Press Release
December 10, 2015

Villar SIPAG farm school offers training on mushroom production

The first urban farm school located at the Bacoor, Cavite-Las Pinas boundary opened its doors to 50 farmers and offered free training on mushroom production.

Sen. Cynthia Villar, chair of the Committee on Agriculture and Food and director of Villar SIPAG (Social Institute for Poverty Alleviation and Governance) welcomed the participants from Cavite and Laguna.

"Growing mushroom is easy and relatively cheap that is why it is considered as a viable agricultural enterprise. This is a crop that farmers can feed their families and can also be sold," Villar said.

Villar said through the seminar Villar SIPAG conducted in partnership with the Agricultural Training Institute (ATI)- Regional Training Center IV-A, farmers were introduced into the profitable agri-venture of mushroom culture.

The one-day program through lecture-discussion and hands-on training taught farmers the procedures on mushroom production; promote healthier environment by using agricultural wastes such as rice straw and dried banana leaves for mushroom production; compute the income that will be generated from the products; and put up their own mushroom culture projects.

The Villar SIPAG Farm School was established in line with the vision of Villar to provide continuous training and education to farmers and fisherfolks and their families as well as residents of agricultural communities in Metro Manila and nearby cities and provinces.

The 7-hectare farm school has a classroom that can accommodate 100 students, two dormitories that can accommodate 50 students, administration office, staff and workers house, farm house for entertaining, bambusetum, medicinal herbal garden, tree nursery, greenhouses (for seedlings, strawberries and flowers), vegetable garden, livestock, vermicomposting and aquaculture facilities.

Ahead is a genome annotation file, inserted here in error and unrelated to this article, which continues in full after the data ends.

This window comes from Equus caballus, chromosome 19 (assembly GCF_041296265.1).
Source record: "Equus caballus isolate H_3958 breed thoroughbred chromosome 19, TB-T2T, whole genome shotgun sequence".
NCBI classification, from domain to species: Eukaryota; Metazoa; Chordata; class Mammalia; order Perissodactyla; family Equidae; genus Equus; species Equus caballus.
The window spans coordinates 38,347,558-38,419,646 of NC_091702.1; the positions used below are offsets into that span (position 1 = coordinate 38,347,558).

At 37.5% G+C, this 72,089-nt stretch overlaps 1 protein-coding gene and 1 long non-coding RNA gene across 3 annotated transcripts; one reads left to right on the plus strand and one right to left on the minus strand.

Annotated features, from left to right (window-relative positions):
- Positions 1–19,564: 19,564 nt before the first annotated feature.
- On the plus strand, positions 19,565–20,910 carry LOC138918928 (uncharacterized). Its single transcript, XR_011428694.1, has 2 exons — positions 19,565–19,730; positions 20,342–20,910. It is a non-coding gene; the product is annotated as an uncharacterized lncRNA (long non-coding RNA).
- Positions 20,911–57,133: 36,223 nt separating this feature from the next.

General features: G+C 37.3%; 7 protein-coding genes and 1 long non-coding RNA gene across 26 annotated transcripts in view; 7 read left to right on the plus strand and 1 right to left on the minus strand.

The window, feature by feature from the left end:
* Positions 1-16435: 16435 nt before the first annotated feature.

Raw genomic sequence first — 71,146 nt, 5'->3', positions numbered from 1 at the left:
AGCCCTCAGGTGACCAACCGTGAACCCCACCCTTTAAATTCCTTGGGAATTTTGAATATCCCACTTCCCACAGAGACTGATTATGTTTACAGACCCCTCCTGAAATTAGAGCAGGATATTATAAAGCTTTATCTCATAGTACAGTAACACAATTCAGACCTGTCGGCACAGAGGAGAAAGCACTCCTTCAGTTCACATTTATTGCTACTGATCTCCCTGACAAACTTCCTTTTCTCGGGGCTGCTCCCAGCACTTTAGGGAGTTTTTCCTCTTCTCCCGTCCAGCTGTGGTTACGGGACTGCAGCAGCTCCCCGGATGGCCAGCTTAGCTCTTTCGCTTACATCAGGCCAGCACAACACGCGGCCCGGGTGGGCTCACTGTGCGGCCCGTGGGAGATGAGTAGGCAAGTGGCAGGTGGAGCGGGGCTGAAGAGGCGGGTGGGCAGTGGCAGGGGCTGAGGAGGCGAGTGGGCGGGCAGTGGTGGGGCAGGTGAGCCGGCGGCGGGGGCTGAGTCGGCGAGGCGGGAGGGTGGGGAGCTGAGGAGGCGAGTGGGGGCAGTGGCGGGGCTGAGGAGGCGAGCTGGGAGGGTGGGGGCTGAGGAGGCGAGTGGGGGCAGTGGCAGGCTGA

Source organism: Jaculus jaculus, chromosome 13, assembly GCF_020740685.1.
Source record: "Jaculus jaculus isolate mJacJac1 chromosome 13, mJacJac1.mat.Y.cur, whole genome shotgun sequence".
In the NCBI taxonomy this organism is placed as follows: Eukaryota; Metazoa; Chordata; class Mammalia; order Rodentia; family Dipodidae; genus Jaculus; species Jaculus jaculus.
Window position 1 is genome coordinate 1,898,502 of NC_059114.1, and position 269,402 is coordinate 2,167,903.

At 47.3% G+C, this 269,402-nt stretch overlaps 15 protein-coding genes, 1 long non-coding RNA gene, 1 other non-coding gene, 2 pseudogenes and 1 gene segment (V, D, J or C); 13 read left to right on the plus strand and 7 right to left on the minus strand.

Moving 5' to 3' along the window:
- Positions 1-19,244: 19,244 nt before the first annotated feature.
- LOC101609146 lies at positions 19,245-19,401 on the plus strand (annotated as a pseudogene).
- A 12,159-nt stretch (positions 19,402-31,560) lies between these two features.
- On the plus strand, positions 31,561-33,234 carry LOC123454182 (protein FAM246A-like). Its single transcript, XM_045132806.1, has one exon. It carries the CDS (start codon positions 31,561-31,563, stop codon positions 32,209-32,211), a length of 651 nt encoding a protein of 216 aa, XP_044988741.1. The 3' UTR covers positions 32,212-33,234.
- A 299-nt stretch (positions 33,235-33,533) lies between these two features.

When it opened in September, the farm school partnered with SM Foundation Inc. and Harbest Agribusiness Corporation in providing a 12-week training program to about 200 farming beneficiaries from Las Pinas, Bacoor and Imus.

Another training program was in partnership with Allied Botanical Corporation for 200 farming beneficiaries from Muntinlupa, Taguig, Pateros, Paranaque and Dasmarinas, Cavite.

Scholars are trained on modern farming methods and technologies. Sessions also include values formation, capability building and social entrepreneurship. Farmers are also provided with opportunities to create market linkages through various partner suppliers. "One of the primary reasons why we built this farm school is to be able to bridge the gap that would enable Filipino farmers and agri-related industry players to be more competitive and successful, which is lack of technical expertise and knowhow in mechanization," Villar said.

The Nacionalista Party senator also said she supports the Farm Business School modules of ATI and the United Nations' (UN) Food and Agriculture Organization (FAO) that will enable farmers to operate their family farms as business enterprises and increase their income potential, which will also further develop the agriculture sector and pave the way for inclusive growth.

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